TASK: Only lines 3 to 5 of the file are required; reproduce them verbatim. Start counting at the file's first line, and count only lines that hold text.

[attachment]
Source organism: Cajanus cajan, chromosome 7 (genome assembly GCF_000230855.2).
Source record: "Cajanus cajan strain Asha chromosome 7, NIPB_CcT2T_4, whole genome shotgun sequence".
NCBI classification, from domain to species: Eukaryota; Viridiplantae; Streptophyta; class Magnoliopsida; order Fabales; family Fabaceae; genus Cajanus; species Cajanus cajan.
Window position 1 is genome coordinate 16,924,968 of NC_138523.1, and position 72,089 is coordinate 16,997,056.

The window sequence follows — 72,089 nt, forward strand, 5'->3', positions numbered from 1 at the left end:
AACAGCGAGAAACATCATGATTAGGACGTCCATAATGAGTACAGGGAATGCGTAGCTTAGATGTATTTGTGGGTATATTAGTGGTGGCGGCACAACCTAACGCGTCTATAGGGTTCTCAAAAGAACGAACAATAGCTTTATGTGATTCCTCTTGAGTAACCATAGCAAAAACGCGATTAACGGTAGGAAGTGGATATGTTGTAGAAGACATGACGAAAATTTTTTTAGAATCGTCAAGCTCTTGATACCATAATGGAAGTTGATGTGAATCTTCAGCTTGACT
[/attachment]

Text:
NCBI classification, from domain to species: Eukaryota; Viridiplantae; Streptophyta; class Magnoliopsida; order Fabales; family Fabaceae; genus Cajanus; species Cajanus cajan.
Window position 1 is genome coordinate 16,924,968 of NC_138523.1, and position 72,089 is coordinate 16,997,056.

The window sequence follows — 72,089 nt, forward strand, 5'->3', positions numbered from 1 at the left end: